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Showing posts from February 6, 2016

Thoughts for the Quiet Hour

February 6

  He that saith he abideth in him ought himself also so to walk even as he walked
1 John 2:6
The preaching that this world needs most is the sermons in shoes that are walking with Jesus Christ.

Selected

Hardman, Samuel G., and Dwight Lyman Moody. Thoughts for the Quiet Hour. Willow Grove, PA: Woodlawn Electronic Publishing, 1997. Print.

Chambers, Oswald. My Utmost for His Highest

February 6th
Are you ready to be offered?


I am already being poured out as a drink offering. 2 Tim. 4:6 (R.V. marg.).

“I am now ready to be offered.” It is a transaction of will, not of sentiment. Tell God you are ready to be offered; then let the consequences be what they may, there is no strand of complaint now, no matter what God chooses. God puts you through the crisis in private, no one person can help another. Externally the life may be the same; the difference is in will. Go through the crisis in will, then when it comes externally there will be no thought of the cost. If you do not transact in will with God along this line, you will end in awakening sympathy for yourself.
“Bind the sacrifice with cords, even unto the horns of the altar.” The altar means fire—burning and purification and insulation for one purpose only, the destruction of every affinity that God has not started and of every attachment that is not an attachment in God. You do not destroy it, God does; you bind …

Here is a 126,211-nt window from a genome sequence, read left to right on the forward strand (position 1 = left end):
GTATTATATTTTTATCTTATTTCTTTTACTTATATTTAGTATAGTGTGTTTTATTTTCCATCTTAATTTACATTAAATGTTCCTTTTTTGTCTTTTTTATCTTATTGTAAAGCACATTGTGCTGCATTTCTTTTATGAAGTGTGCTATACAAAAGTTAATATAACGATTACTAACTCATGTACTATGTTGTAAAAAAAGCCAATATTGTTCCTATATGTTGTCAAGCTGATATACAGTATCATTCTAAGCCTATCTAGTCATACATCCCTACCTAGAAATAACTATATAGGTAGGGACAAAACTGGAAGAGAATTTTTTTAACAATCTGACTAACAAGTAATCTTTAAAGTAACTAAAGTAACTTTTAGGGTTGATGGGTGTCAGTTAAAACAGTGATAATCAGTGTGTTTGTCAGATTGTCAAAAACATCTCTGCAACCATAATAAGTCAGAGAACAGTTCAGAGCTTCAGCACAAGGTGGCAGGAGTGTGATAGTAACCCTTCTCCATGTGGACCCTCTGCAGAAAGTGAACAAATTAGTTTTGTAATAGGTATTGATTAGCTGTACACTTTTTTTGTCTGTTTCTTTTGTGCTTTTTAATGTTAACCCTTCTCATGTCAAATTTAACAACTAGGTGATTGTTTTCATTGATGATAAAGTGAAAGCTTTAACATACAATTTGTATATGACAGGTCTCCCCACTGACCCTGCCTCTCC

Spurgeon, Charles H. Morning and Evening

Morning, February 6      Go To Evening Reading
 “Praying always.”           — Ephesians 6:18
What multitudes of prayers we have put up from the first moment when we learned to pray. Our first prayer was a prayer for ourselves; we asked that God would have mercy upon us, and blot out our sin. He heard us. But when he had blotted out our sins like a cloud, then we had more prayers for ourselves. We have had to pray for sanctifying grace, for constraining and restraining grace; we have been led to crave for a fresh assurance of faith, for the comfortable application of the promise, for deliverance in the hour of temptation, for help in the time of duty, and for succour in the day of trial. We have been compelled to go to God for our souls, as constant beggars asking for everything. Bear witness, children of God, you have never been able to get anything for your souls elsewhere. All the bread your soul has eaten has come down from heaven, and all the water of which it has drank has flowe…

Connect the Testaments

February 6: Student or Scholar?
Exodus 14:1–15:27; John 3:1–21; Song of Solomon 2:4–7

Sometimes we approach God with curiosity, but not with a spirit of humility. We enjoy participating in religious discussions, but forging the link between interpretation and application is difficult for us. We have certain expectations of who He should be for us, but we don’t think about how we should align our lives with Him.
Nicodemus—a Pharisee, a leader of his fellow Jews, and a teacher of Israel—wanted answers from Jesus. He told Him, “we know that you are a teacher who has come from God, for no one is able to perform these signs that you are performing unless God were with him” (John 3:2). Was Jesus a Messiah, like Moses or David, who would restore Israel?
The scholar quickly became a student. Through His answers, Jesus showed Nicodemus that he wasn’t in a place to hold Jesus accountable. Rather, it was the other way around: Nicodemus needed to be challenged and transformed. He was a teacher of …